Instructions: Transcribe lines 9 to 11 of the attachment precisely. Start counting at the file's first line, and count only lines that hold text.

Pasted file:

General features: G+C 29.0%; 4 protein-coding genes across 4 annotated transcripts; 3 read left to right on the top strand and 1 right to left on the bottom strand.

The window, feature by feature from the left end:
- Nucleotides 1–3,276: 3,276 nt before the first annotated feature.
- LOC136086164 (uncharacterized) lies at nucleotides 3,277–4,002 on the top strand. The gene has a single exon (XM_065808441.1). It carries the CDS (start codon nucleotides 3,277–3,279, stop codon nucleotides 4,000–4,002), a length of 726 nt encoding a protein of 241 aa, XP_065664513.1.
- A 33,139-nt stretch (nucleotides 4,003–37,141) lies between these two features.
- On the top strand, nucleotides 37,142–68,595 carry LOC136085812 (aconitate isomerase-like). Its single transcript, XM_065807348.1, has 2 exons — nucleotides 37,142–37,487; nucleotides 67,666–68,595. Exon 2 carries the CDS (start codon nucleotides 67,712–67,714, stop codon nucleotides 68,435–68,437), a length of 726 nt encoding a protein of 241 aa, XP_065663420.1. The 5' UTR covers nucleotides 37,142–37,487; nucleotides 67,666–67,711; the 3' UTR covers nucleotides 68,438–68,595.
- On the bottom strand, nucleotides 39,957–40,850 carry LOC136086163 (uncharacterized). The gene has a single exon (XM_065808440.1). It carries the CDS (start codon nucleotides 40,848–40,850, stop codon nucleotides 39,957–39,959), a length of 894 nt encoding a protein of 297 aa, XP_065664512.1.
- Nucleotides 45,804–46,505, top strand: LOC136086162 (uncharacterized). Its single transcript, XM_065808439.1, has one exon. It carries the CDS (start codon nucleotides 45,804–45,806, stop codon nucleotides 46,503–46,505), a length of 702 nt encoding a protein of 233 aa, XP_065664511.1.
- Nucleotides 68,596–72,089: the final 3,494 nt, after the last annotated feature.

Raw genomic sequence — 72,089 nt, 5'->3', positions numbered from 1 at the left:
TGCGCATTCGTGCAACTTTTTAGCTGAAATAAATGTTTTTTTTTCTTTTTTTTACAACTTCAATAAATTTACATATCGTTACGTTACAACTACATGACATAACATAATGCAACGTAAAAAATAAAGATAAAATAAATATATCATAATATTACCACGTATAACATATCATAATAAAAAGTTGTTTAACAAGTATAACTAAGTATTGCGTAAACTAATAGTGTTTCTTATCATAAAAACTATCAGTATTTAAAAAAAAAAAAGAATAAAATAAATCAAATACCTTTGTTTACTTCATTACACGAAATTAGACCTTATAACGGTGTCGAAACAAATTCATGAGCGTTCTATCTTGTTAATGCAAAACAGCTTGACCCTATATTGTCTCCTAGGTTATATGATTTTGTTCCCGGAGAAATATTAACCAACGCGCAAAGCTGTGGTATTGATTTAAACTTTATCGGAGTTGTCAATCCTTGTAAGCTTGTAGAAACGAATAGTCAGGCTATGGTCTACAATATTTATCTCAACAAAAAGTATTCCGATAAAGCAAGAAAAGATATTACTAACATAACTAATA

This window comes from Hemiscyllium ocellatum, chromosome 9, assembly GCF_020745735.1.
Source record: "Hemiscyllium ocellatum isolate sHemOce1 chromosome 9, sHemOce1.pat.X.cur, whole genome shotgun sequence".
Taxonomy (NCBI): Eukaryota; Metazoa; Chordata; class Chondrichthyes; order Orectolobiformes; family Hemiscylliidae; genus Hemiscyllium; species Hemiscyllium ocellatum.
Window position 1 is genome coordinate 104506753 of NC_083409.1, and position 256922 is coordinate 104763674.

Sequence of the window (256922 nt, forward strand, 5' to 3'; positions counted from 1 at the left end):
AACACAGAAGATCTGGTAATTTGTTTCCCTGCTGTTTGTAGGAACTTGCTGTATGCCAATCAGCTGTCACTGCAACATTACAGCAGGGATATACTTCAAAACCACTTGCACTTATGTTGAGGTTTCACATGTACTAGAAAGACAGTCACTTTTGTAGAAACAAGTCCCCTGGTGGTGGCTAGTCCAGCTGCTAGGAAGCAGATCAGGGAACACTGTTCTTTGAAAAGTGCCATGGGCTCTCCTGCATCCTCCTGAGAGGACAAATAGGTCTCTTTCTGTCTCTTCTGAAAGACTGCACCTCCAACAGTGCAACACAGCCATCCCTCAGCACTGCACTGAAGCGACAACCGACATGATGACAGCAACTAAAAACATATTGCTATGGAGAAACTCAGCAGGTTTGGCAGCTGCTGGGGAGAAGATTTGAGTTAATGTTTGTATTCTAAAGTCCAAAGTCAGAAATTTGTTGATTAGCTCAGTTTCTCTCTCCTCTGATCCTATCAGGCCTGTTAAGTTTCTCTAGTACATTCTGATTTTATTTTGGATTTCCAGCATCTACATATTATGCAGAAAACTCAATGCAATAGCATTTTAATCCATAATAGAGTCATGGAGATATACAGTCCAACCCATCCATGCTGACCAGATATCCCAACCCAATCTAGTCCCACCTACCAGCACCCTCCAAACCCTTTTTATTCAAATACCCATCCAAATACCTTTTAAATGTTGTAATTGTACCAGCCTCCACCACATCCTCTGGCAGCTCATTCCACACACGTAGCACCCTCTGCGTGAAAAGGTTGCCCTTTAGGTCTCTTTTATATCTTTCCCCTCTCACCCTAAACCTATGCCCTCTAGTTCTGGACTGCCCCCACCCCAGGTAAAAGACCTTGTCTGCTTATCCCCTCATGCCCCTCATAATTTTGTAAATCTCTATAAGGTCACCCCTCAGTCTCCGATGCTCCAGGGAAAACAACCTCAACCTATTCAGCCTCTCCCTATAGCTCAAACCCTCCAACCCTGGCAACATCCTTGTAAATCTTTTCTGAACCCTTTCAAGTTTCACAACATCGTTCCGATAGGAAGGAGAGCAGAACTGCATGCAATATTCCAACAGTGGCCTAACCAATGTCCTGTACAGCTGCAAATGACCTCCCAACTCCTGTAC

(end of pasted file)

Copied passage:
- Nucleotides 68,596–72,089: the final 3,494 nt, after the last annotated feature.

Raw genomic sequence — 72,089 nt, 5'->3', positions numbered from 1 at the left:
TGCGCATTCGTGCAACTTTTTAGCTGAAATAAATGTTTTTTTTTCTTTTTTTTACAACTTCAATAAATTTACATATCGTTACGTTACAACTACATGACATAACATAATGCAACGTAAAAAATAAAGATAAAATAAATATATCATAATATTACCACGTATAACATATCATAATAAAAAGTTGTTTAACAAGTATAACTAAGTATTGCGTAAACTAATAGTGTTTCTTATCATAAAAACTATCAGTATTTAAAAAAAAAAAAGAATAAAATAAATCAAATACCTTTGTTTACTTCATTACACGAAATTAGACCTTATAACGGTGTCGAAACAAATTCATGAGCGTTCTATCTTGTTAATGCAAAACAGCTTGACCCTATATTGTCTCCTAGGTTATATGATTTTGTTCCCGGAGAAATATTAACCAACGCGCAAAGCTGTGGTATTGATTTAAACTTTATCGGAGTTGTCAATCCTTGTAAGCTTGTAGAAACGAATAGTCAGGCTATGGTCTACAATATTTATCTCAACAAAAAGTATTCCGATAAAGCAAGAAAAGATATTACTAACATAACTAATA